The Rocinante Project aims to create a personal command center for my digital life. I call it a command center to make is sound cool, but in essence it really is just an over-engineered profile page. Professionally, it aims to be a showcase of what I can do as a web developer and as an observation of what I can’t.
Background and Objectives
This project started because I wanted to have all of my interests and vanities to be in one domain. It’s exhausting to have to keep up an account on Facebook, Instagram, Twitter, Last.FM, Letterboxd, Goodreads, Medium, etc. But more importantly, I wanted to decouple my life from these platforms because they slowly tend to erase our differences. Our travel and baby photos, late night tweets, the music we cry to on the train, the books that inspire us, these are shards of our soul that are now lifelessly considered mere data.
The project is modular by design, which can be mixed and matched, and should allow easy integration on other people’s personal websites based on their own set of vanities. The loftier objective is for people to own their content again and to be able to provide a way of presenting themselves to the world (and to the future) without needing to follow strict guidelines set by others.
This is also a way for me to learn new web development technologies that I’m not familiar with. There can only be so much tech that you can use in a company either if it’s a startup or a huge multinational corporation and yet the tech world grows so fast. It’s easy to get demotivated when you are in this field because you are always surrounded by people who are smarter than you. But it can also be really fun, especially when you commit to it and approach it with an earnest desire to learn.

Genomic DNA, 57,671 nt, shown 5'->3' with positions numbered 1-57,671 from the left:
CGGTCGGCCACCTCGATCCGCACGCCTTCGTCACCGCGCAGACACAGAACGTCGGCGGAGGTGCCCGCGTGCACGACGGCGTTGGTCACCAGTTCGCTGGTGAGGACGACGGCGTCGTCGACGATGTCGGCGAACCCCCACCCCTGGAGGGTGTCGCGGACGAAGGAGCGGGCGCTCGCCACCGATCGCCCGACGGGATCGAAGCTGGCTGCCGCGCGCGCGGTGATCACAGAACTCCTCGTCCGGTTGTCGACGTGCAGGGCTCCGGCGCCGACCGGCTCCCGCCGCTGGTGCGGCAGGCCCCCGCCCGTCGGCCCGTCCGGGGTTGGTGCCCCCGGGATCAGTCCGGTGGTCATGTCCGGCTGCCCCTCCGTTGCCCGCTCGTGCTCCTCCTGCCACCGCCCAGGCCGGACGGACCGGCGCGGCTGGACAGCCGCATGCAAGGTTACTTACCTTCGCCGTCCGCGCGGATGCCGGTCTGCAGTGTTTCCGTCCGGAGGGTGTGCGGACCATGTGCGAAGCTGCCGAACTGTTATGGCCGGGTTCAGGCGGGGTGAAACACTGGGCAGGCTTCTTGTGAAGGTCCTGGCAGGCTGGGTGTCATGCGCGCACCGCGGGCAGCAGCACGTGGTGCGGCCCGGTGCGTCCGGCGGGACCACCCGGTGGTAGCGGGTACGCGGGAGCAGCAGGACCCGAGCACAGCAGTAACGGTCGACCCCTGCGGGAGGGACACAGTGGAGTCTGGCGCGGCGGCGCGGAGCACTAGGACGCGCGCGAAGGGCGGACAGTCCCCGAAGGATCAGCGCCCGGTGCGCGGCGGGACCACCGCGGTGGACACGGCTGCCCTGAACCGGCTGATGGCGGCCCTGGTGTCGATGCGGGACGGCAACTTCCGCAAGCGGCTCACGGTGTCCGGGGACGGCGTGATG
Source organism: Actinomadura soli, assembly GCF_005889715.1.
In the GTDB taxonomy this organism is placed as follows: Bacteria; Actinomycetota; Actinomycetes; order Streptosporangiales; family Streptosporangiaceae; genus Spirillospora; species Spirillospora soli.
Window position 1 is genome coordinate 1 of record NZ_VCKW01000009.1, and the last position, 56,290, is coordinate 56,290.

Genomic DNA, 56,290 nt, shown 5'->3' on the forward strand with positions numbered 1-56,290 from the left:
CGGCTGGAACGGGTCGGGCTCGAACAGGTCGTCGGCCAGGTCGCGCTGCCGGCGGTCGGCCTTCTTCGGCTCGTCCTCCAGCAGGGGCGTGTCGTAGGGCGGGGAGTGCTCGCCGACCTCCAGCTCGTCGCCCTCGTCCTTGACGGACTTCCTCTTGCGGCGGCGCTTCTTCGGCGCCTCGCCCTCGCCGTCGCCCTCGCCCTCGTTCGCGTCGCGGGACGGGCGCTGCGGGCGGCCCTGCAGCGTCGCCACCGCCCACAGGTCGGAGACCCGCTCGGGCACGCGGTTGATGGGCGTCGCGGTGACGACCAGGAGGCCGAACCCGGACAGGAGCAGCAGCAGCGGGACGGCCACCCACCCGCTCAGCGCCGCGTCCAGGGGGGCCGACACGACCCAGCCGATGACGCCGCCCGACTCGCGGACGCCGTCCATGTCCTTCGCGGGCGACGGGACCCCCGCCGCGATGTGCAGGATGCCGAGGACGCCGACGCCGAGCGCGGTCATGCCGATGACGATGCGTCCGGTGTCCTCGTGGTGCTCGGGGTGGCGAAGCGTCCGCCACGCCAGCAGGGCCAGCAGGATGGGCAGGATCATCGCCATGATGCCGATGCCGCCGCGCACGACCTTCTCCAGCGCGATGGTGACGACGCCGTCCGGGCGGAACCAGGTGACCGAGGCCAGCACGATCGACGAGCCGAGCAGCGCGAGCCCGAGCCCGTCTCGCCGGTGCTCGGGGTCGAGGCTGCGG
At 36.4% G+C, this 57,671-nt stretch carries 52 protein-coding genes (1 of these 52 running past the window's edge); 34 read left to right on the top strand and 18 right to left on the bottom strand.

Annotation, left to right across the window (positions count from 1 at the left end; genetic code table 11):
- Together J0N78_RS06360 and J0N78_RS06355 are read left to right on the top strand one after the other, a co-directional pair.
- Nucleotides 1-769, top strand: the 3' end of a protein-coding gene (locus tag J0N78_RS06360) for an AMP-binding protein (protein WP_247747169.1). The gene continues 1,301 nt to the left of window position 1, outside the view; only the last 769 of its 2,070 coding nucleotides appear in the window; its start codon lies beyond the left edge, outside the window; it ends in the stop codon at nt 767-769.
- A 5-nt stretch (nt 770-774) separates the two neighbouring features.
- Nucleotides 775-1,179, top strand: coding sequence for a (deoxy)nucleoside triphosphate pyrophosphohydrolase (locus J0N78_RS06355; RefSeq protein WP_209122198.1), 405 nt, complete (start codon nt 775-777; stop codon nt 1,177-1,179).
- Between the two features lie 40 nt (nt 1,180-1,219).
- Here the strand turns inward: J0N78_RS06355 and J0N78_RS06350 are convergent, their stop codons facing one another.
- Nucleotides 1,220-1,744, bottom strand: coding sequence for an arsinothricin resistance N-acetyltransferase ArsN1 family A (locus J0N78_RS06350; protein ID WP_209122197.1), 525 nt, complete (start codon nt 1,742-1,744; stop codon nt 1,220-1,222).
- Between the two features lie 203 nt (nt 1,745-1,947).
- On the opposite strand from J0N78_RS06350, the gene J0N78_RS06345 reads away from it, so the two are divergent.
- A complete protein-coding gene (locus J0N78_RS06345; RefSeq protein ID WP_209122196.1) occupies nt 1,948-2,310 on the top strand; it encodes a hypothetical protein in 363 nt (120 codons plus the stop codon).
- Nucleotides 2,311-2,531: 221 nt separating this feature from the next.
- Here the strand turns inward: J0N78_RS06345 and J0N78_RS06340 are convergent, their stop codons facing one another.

What’s up with the name?
The name Rocinante is originally from Miguel de Cervantes’ Don Quixote, a book that I unfortunately haven’t read yet. According to Wikipedia it’s the name of Don Quixote’s work horse, who “is awkward, past his prime, and engaged in a task beyond his capacities”. My usage is from The Expanse, a TV Show based on the series of science fiction novels by James S.A. Corey (pen name for Daniel Abraham and Ty Frank) that used the name as a nod to the same horse. The Rocinante (or Roci for short) is a “Corvette-class light frigate with multiple roles, such as torpedo bomber and boarding party insertion”. In other words, it’s a swiss army knife but SPACE built using the latest of Martian tech. It also has a diverse set of crew members not unlike Star Trek. Either way the name is poetic enough to discount the fact that I’ve only read up to Caliban’s War. And to keep up with the theme, any tiny utility built for the Rocinante project will be part of the accompanying Somnambulist project. I won’t say why for that one to avoid spoilers in case you’re interested to watch.
- Everything is open-source. This is both for transparency’s sake and for general availability to the wider dev community. I don’t intend to make money out of this project, I’d rather have someone else using them or learning from them. For me the learning is its own reward. Anything that comes out of this project is allowed to be reused in any form. (Except of course the blog posts. You should paraphrase to make it your own.)
- Every module or utility should be standalone and have no circular dependencies. I got used to working on apps that have a monolithic structure using an object-oriented language with classes that don’t isolate responsibilities very well, so it’s hard to remove the mental models it gave me out of my system. To continue training my brain to think differently, every utility and even the larger modules that use them should be easily replaceable, be independent from each other, and have their responsibilities be well defined. They should be microservices or be serverless functions. Inside the code, composition over inheritance (i.e has-a instead of is-a) is favoured, even when a strictly object-oriented language is used.